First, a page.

Tuesday, April 25, 2006

Scott’s Winter

Working for ConocoPhillips in Anchorage, Scott McKinley has sent his fourth Life-in-Alaska report. Read along with the proprietor of McKinley Friends & Family B&B. “Book now,” says he. “Summer ’06 lodging is 70% full.”

Locals say there are two seasons to Alaska: winter and tourist. Anchorage is experiencing the last moments of the transition period; a time we call the “Spring Breakup.”

Spring Breakup is when the weather finally starts hovering consistently above the freezing mark. The roads become wet with melting snow, ice chunks (the size of SUVs) along the coast begin to shrink, and five months of frozen dog poop begins to thaw. It is a time of distinctive visual and olfactory “enlivenment”. It’s also a signal that the tourists will soon be arriving.

While most tourists opt for the relative certainty of summertime weather conditions, these fair-weather travelers have missed out on some uniquely Alaskan wintertime events.

Iditarod: a sled dog race from Anchorage to Nome, “a race over 1,150 miles of the most extreme and beautiful terrain known to man, across mountain ranges, frozen rivers, dense forests, desolate tundra and windswept coastline.” Imagine you, twelve of your favorite dogs, and a sled full of survival gear and dog food in the remote environs of Alaska for nine full days of mushing (the winning time) or even thirty-four days (the record for the slowest finish). Participation in the Iditarod may not be within the boundaries of most people’s imagination, but it was a joy to watch hundreds of dogs excitedly awaiting their sleds’ turn at the Iditarod starting line with guests from California, Texas and Colorado.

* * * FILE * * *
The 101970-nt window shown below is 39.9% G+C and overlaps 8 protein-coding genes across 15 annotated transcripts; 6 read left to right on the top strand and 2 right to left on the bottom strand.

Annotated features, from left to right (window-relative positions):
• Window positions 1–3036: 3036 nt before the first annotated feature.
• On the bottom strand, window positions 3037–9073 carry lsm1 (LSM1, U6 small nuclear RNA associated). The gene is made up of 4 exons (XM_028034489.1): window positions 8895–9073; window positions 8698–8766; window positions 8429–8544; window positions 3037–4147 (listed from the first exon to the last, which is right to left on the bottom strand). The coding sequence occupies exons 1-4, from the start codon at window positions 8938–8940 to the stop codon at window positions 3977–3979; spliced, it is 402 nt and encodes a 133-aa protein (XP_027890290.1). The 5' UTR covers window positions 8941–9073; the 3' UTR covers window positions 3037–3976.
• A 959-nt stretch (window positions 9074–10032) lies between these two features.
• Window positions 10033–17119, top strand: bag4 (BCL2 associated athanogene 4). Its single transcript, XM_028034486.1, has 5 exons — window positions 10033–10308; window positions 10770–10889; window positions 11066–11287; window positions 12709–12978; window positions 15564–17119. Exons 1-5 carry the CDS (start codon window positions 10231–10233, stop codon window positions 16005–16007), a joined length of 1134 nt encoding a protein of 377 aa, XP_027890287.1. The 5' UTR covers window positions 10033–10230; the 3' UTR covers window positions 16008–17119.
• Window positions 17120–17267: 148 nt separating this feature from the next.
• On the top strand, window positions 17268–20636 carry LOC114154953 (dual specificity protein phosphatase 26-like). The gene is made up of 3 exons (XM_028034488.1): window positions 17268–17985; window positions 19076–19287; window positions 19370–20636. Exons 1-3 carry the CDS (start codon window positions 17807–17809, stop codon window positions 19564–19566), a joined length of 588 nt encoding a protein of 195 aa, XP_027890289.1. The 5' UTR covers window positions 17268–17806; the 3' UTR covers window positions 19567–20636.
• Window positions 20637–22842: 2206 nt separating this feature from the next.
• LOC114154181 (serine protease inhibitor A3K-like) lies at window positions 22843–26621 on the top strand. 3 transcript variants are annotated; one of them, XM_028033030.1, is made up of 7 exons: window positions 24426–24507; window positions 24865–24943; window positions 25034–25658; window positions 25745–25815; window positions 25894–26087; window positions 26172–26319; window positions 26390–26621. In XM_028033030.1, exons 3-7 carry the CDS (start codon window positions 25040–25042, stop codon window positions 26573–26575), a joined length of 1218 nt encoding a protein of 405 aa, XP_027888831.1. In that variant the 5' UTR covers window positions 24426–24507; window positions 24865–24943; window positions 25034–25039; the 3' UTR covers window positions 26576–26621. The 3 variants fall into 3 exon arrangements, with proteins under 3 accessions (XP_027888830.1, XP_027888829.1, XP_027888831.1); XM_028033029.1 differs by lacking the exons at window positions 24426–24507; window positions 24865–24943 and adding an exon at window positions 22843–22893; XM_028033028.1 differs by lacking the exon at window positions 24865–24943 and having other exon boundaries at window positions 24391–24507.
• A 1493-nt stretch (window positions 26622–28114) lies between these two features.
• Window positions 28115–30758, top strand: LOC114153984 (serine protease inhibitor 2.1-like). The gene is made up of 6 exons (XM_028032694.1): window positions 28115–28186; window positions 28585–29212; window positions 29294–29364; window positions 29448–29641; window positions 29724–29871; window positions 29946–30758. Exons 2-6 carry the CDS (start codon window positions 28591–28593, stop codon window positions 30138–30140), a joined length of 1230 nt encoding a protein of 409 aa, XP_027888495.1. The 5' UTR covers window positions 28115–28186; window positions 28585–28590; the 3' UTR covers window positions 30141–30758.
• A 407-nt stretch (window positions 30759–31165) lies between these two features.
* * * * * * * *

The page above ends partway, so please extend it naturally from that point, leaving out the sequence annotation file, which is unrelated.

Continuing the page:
The modernized version of the Iditarod is a 2,000 mile snowmobile race. Called
Iron Dog, it is billed as the longest, toughest snowmobile race in the world. Imagine the same nasty temperatures as the Iditarod (as cold as -60°), then just add a wind-chill factor for speeds up to 100 miles per hour. Bryan Bonner was the brave Texan to come up and view the start of the Iron Dog from the middle of a frozen lake.

One thing we noticed: drivers of the snowmobiles were putting duct tape on their face. Evidently the helmets, balaclavas, and goggles weren’t effective at protecting the area around the eyes from the cold temperatures. Solution? Duct tape. Not recommended for everyday use, but riders report the tape also helps with unwanted facial hair.

Arctic Man is a downhill ski race and a snowmobile race, all in one. The skier begins at a summit elevation of 5,800 feet and drops 1,700 feet (in less than two miles) to the bottom of a narrow canyon where he meets up with his snowmobile partner. The skier grabs the (in-motion) snowmobile tow rope and gets pulled 2-1/4 miles uphill at speeds exceeding 90 mph. The skier and the snowmobiler separate as they top the second mountain, where the skier drops another 1,200 feet to the finish line. The winning time? 4 minutes, 4 seconds. Amazingly, no deaths have been reported.

To add to the uniqueness, a town actually “appears” in the middle of Alaska for this week-long event. Somebody snowplows a field and 12,000 people in RV’s show up for the fun. I missed this spectator sport this year…so if anybody wants to RV-camp next winter in the middle of nowhere, Alaska..?

Most tourists come during a three-month window to view the beauty of Alaska. The locals are glad to share the roads and trails, but we’re also glad to have the State mostly to ourselves for the other nine months. That’s when the true Alaskan spirit, the embracing of this Last Frontier, fully emerges.

Icebox that it is, Scott loves the place. Given that he also reports mountain winds blowing out a car window and falling through the ice, I know he will enjoy the arrival of summer – and that you’ll enjoy reading about his adventures.

No comments: